Dogma (No, Not That Kind!) Dog-Ma (As In Dog Mom)
My husband Kevin is amazing. Simply put, he wakes up with a smile every day, has a quick, quirky wit, and loves me for me. Life is good and we’re happy. We are in sync on most of the big issues that plague couples: raising kids, money, discipline, etc.
Arguments are few and far between, so when we do disagree, we are pretty inept in the way we handle them. Neither of us is inherently mean or vindictive, leaving any yelling match a feeble display of stammering insults and failed expletives. It’s embarrassing really. We just can’t fight dirty. We’ve actually been told by friends and family that we’re too nice to each other. Really? How can you be too nice to the people you love?
So, imagine the shock we experienced that fateful day we had it OUT in the living room. Over what, you ask? Something huge, right? Money? Grounding our teenager? Being a closet smoker? Noooo.
Yes, our downfall was dog rearing. Dog rearing! Raising Zoey, our sweet, loving rescue dog, proved to be the demise of 10 years of marital bliss devoid of a single disrespectful encounter. Here’s how it went (and how we solved it!)
Some context is important to understand how the ensuing drama unfolded.
We adopted Zoey when she was two years old. She is 75 pounds of love and smooches. She is spoiled rotten, as all dogs should be, and loves everyone. But she kind of loves me most. I am her person. I admit, we have a somewhat unhealthy, enmeshed relationship, but it’s good. I indulge her every whim and she doesn’t abuse the privilege. She is calm, happy and good with kids and other animals, too.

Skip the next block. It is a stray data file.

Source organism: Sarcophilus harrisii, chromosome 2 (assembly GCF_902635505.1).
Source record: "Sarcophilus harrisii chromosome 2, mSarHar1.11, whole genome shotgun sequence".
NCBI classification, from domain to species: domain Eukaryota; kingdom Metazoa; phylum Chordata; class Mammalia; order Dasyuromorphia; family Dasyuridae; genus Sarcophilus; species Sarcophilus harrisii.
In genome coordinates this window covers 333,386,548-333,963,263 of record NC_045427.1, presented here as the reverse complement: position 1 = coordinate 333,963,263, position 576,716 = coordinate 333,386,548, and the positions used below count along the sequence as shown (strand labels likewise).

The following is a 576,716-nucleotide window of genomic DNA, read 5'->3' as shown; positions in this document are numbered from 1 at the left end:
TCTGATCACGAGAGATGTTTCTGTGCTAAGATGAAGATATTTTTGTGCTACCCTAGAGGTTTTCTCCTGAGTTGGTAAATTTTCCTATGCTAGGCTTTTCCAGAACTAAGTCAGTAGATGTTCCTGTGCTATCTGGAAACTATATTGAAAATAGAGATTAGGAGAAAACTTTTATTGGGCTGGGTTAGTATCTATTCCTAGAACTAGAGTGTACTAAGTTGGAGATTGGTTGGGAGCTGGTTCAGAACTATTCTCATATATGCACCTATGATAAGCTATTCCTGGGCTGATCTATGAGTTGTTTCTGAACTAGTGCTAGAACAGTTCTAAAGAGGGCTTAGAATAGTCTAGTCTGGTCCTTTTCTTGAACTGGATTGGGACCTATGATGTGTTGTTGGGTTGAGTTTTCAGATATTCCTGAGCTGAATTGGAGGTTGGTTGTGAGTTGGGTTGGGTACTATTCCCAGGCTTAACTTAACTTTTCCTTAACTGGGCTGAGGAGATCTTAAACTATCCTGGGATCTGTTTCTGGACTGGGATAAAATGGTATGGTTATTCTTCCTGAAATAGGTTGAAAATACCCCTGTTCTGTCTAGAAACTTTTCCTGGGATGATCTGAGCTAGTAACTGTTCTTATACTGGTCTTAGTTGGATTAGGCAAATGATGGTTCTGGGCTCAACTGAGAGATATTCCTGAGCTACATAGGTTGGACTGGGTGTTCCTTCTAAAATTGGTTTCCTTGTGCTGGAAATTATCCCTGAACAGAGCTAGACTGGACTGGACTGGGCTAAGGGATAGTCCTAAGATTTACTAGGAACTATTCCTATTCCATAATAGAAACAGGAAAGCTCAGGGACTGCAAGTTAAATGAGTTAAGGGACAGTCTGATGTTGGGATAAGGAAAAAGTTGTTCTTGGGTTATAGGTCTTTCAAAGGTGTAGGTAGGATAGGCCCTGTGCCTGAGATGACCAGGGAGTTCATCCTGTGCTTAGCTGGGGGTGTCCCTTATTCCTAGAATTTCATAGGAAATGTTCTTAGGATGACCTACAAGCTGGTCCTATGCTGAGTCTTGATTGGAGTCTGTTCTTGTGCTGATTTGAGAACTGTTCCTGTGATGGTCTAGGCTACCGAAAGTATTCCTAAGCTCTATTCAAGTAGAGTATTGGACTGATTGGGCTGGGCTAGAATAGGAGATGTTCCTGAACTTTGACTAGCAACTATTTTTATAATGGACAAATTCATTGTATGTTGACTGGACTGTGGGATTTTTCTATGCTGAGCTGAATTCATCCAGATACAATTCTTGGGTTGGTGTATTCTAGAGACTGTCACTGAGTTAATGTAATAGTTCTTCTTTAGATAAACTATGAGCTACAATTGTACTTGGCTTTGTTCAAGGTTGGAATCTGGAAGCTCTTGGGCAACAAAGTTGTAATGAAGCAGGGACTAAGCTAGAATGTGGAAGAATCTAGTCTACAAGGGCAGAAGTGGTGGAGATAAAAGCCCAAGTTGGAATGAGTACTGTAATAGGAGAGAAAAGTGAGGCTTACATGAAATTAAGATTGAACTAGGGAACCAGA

One day, returning from a walk with Zoey, Kevin opened the door and Zoey started to bound inside. He stopped her, jumped in front of her and firmly stated, “My door, Zoey.” Huh? He proceeded to walk through the door in front of her then let her in. Ok, score one for Kevin; you beat the dog through the door. By the way, she doesn’t care who goes in first but whatever. I stayed silent.
This routine went for on for several days and I finally asked what was going on. Kevin said he’d been watching Cesar Millan, the Dog Whisperer, and this was a tactic used let the dog know you were the Alpha, not her. I chuckled because Zoey is submissive, rarely even barks, and is happy to let anyone else be the alpha. But okay, I rolled with it.
As days and weeks went on Kevin incorporated more of Cesar’s tactics. Like making a hissing sound while lightly touching Zoey’s back. That one was to mimic how the dominant animal engages his/her inferiors. Okay, this is a good practice for dogs who are misbehaving. Only Zoey wasn’t misbehaving. She was being hissed at just because. She didn’t even respond to the hissing, just kept smiling at Kevin like she always does.
I started laughing more with each new tactic Kevin employed. Only the laughing went from in my head to out loud. That’s when the problem started.